The Formula One establishment is nervously watching to see how Max Verstappen -- too young to drive a car on his home Dutch roads -- handles a 300 kilometres (185 miles) an hour beast on the legendary Suzuka track on Friday.
Some worry that, at 17, the son of Formula One veteran Jos Verstappen, is taking a risk at a tender age. Others are concerned though about how big a star the precocious talent is going to become.
The impact will start as soon as the young Verstappen climbs into a Toro Rosso car to be let loose at Suzuka for a historic session of free practice before Sunday's Japanese Grand Prix.
Verstappen was only 16 when he passed his racing driver's super-licence last month. He was 17 on Tuesday and on Friday will become the youngest ever Formula One debutant.
Jos Verstappen took part in 107 Grands Prix between 1994 and 2003 in a journeyman career for Benetton, Simtek, Arrows, Tyrrell, Stewart and Minardi.
His career highlights were two podium finishes as Michael Schumacher's Benetton team-mate at the Hungarian and Belgian Grands Prix. The elder Verstappen is best known as the driver who survived when his car exploded in a fireball at the 1994 German Grand Prix.
Much more is expected of Max Verstappen, already an accomplished Formula Three driver, who will replace Frenchman Jean-Eric Vergne for the morning Friday and permanently from next season.
"I am looking forward to taking part in a free practice session at a Grand Prix for the first time - it's good preparation for next year even if it's not something I could have imagined a few months ago," said Verstappen, a remarkably mature adolescent.
"I have spent one day driving this track on the simulator, which helps a bit, but it's no substitute for driving it for real."
- Apprentice Superstar -
Vergne, now hunting for a F1 job for next year, has said little. He knows that Toro Rosso, the sister team to champions Red Bull, is a breeding ground for talent like four-time champion Sebastian Vettel and his current team-mate Russian rookie Daniil Kvyat, who is only 20.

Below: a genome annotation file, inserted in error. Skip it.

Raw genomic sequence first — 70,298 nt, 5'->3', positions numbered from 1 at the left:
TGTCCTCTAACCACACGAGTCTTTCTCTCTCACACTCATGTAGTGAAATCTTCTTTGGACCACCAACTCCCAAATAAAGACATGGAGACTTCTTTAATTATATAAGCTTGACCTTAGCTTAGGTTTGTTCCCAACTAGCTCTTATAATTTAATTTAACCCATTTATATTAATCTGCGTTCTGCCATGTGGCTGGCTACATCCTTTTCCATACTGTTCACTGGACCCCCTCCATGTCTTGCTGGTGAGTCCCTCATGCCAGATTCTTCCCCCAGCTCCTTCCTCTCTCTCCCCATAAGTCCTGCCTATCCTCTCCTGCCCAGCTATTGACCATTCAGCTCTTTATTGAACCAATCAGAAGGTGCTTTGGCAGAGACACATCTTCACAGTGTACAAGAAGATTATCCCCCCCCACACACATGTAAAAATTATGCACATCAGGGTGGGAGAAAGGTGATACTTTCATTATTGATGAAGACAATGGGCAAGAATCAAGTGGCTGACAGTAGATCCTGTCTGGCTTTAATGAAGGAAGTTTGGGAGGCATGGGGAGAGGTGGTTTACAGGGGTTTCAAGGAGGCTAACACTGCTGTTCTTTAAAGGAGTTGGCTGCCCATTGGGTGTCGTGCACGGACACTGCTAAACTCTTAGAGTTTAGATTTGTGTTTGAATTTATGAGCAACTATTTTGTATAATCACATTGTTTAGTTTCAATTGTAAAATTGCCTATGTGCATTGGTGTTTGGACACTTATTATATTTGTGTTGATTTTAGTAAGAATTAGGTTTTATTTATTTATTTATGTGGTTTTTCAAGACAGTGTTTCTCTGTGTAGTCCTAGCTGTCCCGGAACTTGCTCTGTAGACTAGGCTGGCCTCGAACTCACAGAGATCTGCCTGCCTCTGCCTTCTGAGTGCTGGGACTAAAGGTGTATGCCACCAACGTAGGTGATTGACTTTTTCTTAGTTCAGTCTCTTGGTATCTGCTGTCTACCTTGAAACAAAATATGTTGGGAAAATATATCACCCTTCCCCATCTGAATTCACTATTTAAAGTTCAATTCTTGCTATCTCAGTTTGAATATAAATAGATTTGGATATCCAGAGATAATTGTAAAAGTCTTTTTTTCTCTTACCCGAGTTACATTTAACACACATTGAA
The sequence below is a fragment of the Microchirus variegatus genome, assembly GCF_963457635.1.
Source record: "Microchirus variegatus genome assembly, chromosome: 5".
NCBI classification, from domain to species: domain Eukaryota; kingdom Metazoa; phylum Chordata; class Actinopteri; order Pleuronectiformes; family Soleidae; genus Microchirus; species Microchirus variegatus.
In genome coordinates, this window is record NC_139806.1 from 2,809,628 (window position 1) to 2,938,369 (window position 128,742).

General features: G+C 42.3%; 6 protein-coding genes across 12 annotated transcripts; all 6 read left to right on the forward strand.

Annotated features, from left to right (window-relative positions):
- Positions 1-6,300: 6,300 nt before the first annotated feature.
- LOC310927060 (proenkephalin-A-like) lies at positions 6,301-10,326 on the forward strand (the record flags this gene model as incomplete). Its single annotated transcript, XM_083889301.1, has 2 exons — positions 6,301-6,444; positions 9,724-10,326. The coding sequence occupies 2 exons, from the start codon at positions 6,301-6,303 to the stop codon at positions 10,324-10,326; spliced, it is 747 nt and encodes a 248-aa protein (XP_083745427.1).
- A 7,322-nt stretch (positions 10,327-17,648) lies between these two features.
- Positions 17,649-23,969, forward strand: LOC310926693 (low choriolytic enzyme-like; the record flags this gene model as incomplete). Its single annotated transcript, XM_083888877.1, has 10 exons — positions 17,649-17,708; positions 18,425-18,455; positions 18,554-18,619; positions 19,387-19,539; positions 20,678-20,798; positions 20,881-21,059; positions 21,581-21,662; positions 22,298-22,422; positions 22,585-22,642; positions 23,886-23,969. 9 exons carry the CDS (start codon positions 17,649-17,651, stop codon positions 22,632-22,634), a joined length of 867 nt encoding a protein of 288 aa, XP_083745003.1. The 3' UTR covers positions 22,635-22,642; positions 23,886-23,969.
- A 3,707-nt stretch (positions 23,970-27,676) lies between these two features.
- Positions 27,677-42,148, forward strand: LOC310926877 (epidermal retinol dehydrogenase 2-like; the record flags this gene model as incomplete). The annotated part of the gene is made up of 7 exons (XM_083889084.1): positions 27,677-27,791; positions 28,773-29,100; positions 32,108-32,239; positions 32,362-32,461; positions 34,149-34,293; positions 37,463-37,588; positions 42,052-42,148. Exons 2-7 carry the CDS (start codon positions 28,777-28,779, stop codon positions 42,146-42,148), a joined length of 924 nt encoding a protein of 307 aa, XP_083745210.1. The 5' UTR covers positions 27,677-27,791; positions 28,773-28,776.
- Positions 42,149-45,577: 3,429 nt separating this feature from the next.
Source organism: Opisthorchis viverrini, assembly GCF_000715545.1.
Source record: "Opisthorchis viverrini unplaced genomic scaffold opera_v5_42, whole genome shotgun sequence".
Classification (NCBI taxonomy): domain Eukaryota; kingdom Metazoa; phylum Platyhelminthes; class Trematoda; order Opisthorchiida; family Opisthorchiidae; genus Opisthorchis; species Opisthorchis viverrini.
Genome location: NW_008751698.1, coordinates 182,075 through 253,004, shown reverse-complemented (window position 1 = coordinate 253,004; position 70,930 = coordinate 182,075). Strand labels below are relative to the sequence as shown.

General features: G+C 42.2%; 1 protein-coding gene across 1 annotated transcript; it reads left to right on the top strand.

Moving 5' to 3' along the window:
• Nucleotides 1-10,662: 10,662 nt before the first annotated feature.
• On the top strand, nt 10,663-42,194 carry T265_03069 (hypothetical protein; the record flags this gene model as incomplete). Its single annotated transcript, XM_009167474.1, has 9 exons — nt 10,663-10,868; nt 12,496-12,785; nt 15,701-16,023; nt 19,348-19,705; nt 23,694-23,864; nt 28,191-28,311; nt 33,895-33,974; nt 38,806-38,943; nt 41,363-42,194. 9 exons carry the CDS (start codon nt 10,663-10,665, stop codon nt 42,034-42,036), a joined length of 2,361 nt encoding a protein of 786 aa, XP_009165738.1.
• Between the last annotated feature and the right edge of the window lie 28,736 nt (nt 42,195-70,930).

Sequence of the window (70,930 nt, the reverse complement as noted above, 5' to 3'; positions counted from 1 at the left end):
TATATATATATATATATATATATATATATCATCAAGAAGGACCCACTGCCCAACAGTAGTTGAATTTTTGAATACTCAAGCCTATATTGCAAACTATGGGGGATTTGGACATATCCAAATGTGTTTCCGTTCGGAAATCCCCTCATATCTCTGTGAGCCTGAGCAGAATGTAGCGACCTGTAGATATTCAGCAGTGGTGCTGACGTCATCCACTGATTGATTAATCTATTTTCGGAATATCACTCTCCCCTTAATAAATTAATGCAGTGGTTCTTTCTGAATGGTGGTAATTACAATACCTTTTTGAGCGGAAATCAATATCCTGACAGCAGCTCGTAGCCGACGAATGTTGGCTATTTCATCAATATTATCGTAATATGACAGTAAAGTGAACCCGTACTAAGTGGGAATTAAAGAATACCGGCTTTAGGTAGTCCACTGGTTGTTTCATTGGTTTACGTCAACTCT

His team-mate last year, Australian Daniel Ricciardo, is now at Red Bull and has won three races this year.
Vergne, 24, will return on Friday afternoon aiming to record lap times better than those of the Dutch kid who was born at Hasselt, in Belgium.
"The world is looking at him - and that's not a small piece of pressure," three-time champion Jackie Stewart, now 75, told the BBC. "He has been sensational early in his career, but F1 is another story."
"He will face more pressure than a young driver would have been exposed to years ago. I've seen some great young drivers come along and the pressure has been too much for them. It can go either way.
"It'll be interesting to see how he adapts to that. There has been so much talk about him and his age. It's a big ask. Toro Rosso believe they have to give him a shot. If he does that well, he is going to become a young superstar."
After a successful early career in karts, Verstappen has impressed this year in European Formula Three with the Van Amersfoort Racing team, winning eight of his 27, including six in succession.
The statistics are not enough to impress 1997 champion Jacques Villeneuve who said Verstappen is too young and the super-licence system is "flawed", if it allows such easy access to the track.
Vettel was 19 years and 53 days when he ran for BMW Sauber in free practice in Turkey in 2006. Spanish driver Jaime Alguersuari was only 19 years and 125 days old when he started the Hungarian Grand Prix in a Torro Rosso in 2009. He only lasted until 2011 though.
Both records are destined to be smashed. But Verstappen knows that from Friday he will be only be judged by his speed and not his age. Formula One can be fickle.